28 October, 2015

Book Review: Joel and Cat Set the Story Straight

From Goodreads: Joel and Cat Set the Story Straight is two weeks in the life of Joel Hedges and Cat Davis. Joel would prefer to get through his final year of high school without Cat Davis or his mother's faux Spanish boyfriend and just hang-out with his best-friend Luke. Cat Davis has an annoying best-friend, and even more annoying little brother, and a deep abiding hatred of Joel Hedges.
Due to an unfortunate incident involving a leaking pen and suspected outbreak of Bird Flu, Joel and Cat are forced to sit next to each other in Extension English. To make matters worse, and to their mutual horror, they are paired together for a tandem story writing assignment. 

Thoughts: A tandem story about a tandem story! I am in awe of anyone who can write a good tandem story. I've read books where it worked really well like Gaiman and Pratchett's Good Omens, Green and Levithan's Will Grayson, Will Grayson and I've seen disasters like Picoult and van Leer's Between the Lines. Earls and Sparrow I am glad to report pulled it off with great aplomb! Joel and Cat Set the Story Straight is what good quality young adult fiction should be. It's fun, interesting, thought provoking, has a little bit of angst and laugh out loud funny.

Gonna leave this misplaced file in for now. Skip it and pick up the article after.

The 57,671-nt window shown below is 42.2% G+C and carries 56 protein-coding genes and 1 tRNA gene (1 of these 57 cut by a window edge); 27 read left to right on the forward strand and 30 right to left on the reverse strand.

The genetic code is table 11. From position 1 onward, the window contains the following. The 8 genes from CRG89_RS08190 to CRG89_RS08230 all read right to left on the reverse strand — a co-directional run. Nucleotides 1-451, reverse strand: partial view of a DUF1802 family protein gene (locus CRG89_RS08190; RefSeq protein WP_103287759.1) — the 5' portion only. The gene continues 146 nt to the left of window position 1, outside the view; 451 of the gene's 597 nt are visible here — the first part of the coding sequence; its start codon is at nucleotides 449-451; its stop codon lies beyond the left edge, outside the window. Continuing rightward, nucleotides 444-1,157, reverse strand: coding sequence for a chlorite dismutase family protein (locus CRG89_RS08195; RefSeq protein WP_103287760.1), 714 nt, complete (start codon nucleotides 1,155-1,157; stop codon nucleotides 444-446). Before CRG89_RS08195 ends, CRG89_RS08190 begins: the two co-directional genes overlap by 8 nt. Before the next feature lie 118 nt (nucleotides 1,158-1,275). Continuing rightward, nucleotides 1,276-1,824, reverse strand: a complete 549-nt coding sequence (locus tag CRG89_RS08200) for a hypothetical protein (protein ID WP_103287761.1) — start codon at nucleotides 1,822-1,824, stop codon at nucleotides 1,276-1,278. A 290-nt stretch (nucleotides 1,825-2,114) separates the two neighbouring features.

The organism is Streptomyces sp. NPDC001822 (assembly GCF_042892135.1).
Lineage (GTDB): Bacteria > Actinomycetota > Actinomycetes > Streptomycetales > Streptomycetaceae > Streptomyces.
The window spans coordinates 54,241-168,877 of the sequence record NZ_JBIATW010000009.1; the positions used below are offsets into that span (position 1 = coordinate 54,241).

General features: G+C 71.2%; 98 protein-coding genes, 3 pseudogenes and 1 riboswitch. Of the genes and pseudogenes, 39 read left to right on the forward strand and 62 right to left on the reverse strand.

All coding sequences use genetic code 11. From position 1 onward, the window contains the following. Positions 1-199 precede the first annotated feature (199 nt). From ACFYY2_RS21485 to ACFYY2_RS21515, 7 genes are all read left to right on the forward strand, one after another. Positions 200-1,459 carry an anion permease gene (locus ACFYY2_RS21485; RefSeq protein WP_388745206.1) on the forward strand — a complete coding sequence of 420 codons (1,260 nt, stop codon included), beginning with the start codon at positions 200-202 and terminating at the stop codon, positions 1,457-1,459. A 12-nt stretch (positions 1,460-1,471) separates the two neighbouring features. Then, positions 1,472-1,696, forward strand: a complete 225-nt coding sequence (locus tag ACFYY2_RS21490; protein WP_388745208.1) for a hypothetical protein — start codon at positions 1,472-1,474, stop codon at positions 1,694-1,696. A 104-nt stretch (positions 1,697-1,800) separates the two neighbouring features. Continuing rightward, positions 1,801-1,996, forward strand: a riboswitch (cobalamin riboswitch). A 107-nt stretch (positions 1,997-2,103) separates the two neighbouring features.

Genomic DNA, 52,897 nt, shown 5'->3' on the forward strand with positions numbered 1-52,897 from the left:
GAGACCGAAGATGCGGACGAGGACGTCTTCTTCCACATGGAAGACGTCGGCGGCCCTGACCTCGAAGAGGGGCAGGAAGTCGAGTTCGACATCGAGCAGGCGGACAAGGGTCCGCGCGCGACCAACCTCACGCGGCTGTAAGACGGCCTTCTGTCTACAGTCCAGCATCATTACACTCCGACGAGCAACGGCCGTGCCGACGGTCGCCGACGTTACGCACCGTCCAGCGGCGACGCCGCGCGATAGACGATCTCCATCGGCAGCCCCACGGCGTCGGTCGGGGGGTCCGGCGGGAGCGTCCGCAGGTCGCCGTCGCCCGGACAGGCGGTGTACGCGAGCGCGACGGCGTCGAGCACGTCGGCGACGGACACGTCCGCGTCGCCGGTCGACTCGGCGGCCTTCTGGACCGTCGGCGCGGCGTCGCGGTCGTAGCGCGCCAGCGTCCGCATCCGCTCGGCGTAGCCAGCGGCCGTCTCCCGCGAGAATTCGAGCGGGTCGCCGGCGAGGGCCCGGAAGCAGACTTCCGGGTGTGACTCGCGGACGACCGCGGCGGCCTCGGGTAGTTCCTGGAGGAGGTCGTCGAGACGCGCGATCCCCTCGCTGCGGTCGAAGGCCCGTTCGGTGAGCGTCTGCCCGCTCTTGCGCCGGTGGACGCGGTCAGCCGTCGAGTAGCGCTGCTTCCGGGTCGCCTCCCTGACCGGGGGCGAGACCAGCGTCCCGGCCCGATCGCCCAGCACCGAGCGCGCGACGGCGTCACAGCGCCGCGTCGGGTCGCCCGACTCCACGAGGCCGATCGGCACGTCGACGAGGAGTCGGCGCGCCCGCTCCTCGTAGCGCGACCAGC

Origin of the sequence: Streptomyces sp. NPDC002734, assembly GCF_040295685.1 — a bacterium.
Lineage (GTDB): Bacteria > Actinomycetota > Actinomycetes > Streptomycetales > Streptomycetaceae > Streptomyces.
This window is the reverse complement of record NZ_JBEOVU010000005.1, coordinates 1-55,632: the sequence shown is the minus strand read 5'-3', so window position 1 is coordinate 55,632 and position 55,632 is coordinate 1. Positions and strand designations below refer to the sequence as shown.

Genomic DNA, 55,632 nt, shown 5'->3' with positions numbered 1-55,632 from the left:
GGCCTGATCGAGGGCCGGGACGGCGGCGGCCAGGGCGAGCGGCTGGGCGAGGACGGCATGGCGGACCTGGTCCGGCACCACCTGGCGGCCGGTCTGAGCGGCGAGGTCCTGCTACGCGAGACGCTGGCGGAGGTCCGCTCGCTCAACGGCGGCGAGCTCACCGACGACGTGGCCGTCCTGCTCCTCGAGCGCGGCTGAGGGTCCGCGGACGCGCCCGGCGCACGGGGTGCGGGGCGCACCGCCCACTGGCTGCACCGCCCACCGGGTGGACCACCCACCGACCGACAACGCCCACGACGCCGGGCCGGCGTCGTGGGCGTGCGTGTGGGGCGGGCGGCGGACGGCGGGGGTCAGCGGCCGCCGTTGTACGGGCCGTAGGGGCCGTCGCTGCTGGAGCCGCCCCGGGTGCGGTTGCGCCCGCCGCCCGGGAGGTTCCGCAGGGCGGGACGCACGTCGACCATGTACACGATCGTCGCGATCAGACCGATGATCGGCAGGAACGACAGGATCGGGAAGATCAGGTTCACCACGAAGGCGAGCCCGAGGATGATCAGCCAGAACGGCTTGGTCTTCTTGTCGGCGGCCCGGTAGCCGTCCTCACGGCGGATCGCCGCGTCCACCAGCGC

For me, any good YA does have a bit of a moral/ education to it. Maybe it's the mum in me, maybe it's the teacher, or maybe it's just that I like books that give you that little bit extra than just pure entertainment. The real skill is presenting that information without hitting teens over the head with it, because, lets face it, we can't teach them anything! (Oh to be back in that time when I knew EVERYTHING!) The message in Joel and Cat can be summed up beautifully in this meme

Things are not always what they seem. The person who seems to have it all in reality most probably doesn't. It takes nothing to be kind and non-judgmental. You may find out something you never knew.